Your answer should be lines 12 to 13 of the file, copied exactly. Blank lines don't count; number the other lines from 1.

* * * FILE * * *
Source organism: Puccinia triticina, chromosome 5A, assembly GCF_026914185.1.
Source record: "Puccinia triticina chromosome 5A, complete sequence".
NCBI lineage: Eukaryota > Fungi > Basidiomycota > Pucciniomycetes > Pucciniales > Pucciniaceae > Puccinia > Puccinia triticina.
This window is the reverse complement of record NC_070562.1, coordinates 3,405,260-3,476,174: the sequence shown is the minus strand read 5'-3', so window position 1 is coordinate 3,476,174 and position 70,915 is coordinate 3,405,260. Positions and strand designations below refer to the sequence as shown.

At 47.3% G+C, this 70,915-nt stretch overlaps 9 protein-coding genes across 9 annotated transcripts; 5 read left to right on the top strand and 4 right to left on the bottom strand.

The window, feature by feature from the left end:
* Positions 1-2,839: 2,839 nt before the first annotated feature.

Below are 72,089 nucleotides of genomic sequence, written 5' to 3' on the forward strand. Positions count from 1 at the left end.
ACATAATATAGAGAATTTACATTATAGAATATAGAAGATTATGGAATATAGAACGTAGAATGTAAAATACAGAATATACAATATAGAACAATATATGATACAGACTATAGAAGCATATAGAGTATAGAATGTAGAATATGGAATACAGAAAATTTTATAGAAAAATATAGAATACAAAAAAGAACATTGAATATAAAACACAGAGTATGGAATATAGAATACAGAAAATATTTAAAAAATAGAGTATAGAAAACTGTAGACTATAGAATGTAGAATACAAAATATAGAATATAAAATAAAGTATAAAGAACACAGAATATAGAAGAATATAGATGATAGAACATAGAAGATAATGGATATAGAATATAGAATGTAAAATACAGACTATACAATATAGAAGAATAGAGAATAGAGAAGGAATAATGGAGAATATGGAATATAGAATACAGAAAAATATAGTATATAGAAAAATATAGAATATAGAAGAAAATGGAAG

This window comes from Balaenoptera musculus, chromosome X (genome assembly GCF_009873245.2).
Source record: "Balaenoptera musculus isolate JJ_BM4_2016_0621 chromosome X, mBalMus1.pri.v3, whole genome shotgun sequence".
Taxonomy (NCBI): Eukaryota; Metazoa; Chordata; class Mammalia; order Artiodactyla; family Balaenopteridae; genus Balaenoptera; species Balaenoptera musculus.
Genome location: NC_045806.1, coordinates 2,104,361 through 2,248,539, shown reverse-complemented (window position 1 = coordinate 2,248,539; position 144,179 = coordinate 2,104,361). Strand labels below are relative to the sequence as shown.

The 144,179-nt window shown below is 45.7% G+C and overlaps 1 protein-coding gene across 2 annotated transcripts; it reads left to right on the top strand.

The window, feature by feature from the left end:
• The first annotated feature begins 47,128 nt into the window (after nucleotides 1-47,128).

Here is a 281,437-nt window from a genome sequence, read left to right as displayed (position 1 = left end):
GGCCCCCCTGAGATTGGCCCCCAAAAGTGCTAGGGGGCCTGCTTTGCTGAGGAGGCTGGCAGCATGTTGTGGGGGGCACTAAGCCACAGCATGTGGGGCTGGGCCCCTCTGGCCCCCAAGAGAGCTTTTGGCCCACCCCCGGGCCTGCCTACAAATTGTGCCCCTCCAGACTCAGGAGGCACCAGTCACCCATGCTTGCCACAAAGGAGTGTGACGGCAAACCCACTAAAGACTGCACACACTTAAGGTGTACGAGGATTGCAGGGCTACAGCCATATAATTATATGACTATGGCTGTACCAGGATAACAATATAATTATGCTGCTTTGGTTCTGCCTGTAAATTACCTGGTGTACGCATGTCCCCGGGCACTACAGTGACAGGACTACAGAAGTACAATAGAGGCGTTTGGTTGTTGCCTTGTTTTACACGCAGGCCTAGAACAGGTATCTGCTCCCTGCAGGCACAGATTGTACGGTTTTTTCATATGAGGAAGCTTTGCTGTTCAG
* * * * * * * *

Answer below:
Taxonomy (NCBI): Eukaryota; Metazoa; Chordata; class Mammalia; order Artiodactyla; family Balaenopteridae; genus Balaenoptera; species Balaenoptera musculus.
Genome location: NC_045806.1, coordinates 2,104,361 through 2,248,539, shown reverse-complemented (window position 1 = coordinate 2,248,539; position 144,179 = coordinate 2,104,361). Strand labels below are relative to the sequence as shown.